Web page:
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"The relation of hereditary eye defects to genetics and eugenics," by Lucien Howe, JAMA (1)

"The relation of hereditary eye defects to genetics and eugenics," by Lucien Howe, JAMA (1)
Description:
Howe''s article in the Journal of the American Medical Association gives a synopsis of the current state of knowledge on the Mendelian inheritance of eye disorders and the costs of caring for the hereditary blind. There is also a discussion at the end of the article including
Transcript:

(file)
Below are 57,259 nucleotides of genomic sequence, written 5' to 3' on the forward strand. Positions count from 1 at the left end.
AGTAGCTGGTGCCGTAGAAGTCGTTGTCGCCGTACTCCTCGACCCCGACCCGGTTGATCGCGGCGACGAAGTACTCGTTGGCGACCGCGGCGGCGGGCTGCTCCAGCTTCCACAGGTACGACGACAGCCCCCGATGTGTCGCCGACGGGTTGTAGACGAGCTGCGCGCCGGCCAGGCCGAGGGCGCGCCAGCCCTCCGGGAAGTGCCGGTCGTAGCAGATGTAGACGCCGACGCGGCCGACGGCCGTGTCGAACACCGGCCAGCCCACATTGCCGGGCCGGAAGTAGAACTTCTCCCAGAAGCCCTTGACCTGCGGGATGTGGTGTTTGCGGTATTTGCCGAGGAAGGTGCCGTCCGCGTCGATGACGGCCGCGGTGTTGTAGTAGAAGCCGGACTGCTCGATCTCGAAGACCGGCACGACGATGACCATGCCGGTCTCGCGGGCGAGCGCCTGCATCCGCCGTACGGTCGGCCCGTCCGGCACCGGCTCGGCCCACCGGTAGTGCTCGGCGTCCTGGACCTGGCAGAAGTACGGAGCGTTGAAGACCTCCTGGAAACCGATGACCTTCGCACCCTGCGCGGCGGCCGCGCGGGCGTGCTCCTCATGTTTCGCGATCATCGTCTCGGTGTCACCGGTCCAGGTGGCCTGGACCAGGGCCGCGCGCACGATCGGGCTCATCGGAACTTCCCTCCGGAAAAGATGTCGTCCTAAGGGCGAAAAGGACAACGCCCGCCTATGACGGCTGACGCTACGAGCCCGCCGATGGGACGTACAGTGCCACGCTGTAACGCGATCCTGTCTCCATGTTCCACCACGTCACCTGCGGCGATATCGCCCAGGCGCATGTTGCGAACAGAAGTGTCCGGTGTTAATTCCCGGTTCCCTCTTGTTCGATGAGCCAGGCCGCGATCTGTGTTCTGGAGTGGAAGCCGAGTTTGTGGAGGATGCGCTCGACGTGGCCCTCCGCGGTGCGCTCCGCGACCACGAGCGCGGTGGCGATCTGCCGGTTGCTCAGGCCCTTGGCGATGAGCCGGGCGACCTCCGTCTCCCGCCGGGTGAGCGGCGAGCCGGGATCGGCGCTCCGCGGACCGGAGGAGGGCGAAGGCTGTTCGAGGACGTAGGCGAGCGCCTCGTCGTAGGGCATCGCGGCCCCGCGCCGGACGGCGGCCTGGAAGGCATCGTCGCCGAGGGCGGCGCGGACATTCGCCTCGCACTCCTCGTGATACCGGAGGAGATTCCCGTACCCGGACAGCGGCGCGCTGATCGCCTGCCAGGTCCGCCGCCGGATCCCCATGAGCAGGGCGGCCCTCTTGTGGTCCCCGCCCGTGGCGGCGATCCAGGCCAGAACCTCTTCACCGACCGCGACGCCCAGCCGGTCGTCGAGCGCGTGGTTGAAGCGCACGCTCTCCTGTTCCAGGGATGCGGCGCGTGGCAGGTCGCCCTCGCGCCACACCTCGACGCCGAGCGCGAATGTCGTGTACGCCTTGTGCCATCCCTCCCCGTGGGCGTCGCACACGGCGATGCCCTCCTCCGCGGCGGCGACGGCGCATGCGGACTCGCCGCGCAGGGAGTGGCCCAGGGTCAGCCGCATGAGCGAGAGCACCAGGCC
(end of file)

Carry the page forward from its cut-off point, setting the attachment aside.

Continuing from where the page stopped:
315. 1995 Hereditary Eye Defects - Howe Jour. A.M.A. June 29, 1914 The plan to attain these four objects is to: 1. Bring the bibliography to date. 2. Arrange it according to diagnoses. 3. Add new family histories of such eye defects. 4. Chart certain histories reported previously only in narrative form. 5. Compare the relation of such defects with the mendelian or other principles of heredity. 6. Show the importance of a differential diagnosis between defects really hereditary and those due to infection (syphilis). 7. Suggest a plan for the prevention of hereditary blindness by sequestration, or by sterilization if the transmitter of the blindness so elects. The reassuring statement should be made at once that it is not intended to cover all of this ground in this paper. For example, the first and second steps in the proposed plan are represented by what may be called Exhibit A. This is a bibliography in the form of a card catalogue. The literature up to 1901 was collected and arranged, according to diagnoses, by Greenouw. That list contained 324 references. Loeb published his bibliography in 1909, but as his list partly duplicated that of Greenouw, and was arranged alphabetically - not according to diagnosis - and as an assistant has found over 200 real or supposed family histories of heredity, it seemed best to make a new list from 1901 and rearrange all according to diagnosis. That constitutes the present list of over 700 titles brought practically to date and arranged on a unified plan. The third step is represented by Exhibit B. This is a group of twenty-four charts of new family histories of hereditary eye defects. These were obtained by examining the files at the Eugenics Record Office of the Carnegie Institution of Washington at Cold Spring Harbor, N.Y., and acknowledgment is here due to the director, Dr. Davenport, for the unusual opportunity this afforded. The fourth step is represented bu Exhibit C. This is a collection of over thirty charts of hereditary eye defects. These histories were published in narrative form, and as such were difficult or almost useless for study or comparison. A few charts already published were also added to show good examples of a defect which is really hereditary and one which is not, and also to show when a defect is "dominant" or "recessive." The importance of this differentiation will appear later. It is possible now only to mention these three exhibits. They will be explained in detail when published. We come then to our fifth step. To state this in slightly technical terms, we ask, does a certain chart suggest in any degree the mendelian law of descent? If so, is the defect dominant or is it recessive? Or does the chart show an example of sex linkage, or are other principles of heredity involved? These are new terms to many of us, but in this paper we have to take for granted a knowledge of the wonderful law discovered by that extraordinary character, the monk, Gregor Johann Mendel, and also what that law means to students of genetics of today. The Mendelian Law An example of mendelian descent, as demonstrated in the eyes of fowls, will recall the more important points: If one fowl having a dark red iris is mated with another that has a gray or pearl colored iris, the descendants in the first generation, called technically the first filial generation, and usually indicated F[inferior]1[end inferior], will show red irises slightly mottled with pearl. That is, it happens that the red iris in poultry "dominates" almost entirely over pearl. But if members of this F[inf]1[end inf] be bred with each other, then in the second filial generation, or F[inf]2[end inf], we find, on counting the offspring, that about one fourth have their irises red, one fourth of them pearl, and half have mottled eyes. If the red "dominates" were complete, then the proportion would be three red eyed to one pearl; but breeding tests would show that, on the average, two thirds of those with red eyes were hybrids. If now, we inbreed those f[inf]2[end inf] individuals, we find when a red-eyed fowl is bred with a corresponding red-eyed fowl, the progeny are all red-eyed, for any number of generations. Also, when the pearl-eyed fowl is bred with a pearl-eyed fowl, the progeny are all pearl eyed for any number of generations. But when two of the intermediate type in F[inf]2[end inf] are inbred, the eyes of their progeny in F[inf]3[end inf] are not all red, but their progeny in F[inf]3[end inf] break up into one red, two mottled and one pearl, as in F[inf]2[end inf]. When these groups in F[inf]3[end inf] are again inbred, we find in the succeeding generation F[inf]4[end inf] the same behavior. The mendelian law is usually stated briefly by letters. Thus, if we denote the dominant parent having the red iris by D, and the recessive parent having the pearl iris by R, the offspring in F[inf]1[end inf] is indicated by D (R ), the R being in parenthesis to show that it is recessive to D. The hybrid D (R ) when inbred gives offspring in F[inf]2[end inf] in the ratio DD + D (R ) + D (R ) + RR. The first DD breeds true. The RR also breeds true. But each of the two intermediate D (R )'s produce in F[inf]3[end inf] a corresponding series of DD + D (R ) + D (R ) + RR. The mendelian law is also illustrated by a diagrammatic arrangement of the letters which indicate the groups of four. As some of the published diagrams seemed to make the sequence entirely clear to me at first, I have outlined the details of Mendel's law as shown in the accompanying diagram. It may also prove of assistance to other students, even if it be rather schematic. Other Principles of Heredity Sex linkage is another principle of heredity to which attention may be called. This is the tendency which certain characteristics have to develop exclusively or predominantly in the male members of the family, especially in certain crosses. For our purposes, however, it must suffice to recall the fact that among the diseases appearing predominantly or exclusively in the male line, at least in certain families, are atrophy of the optic nerve, color blindness, night blindness and probably other defects. [central graphic]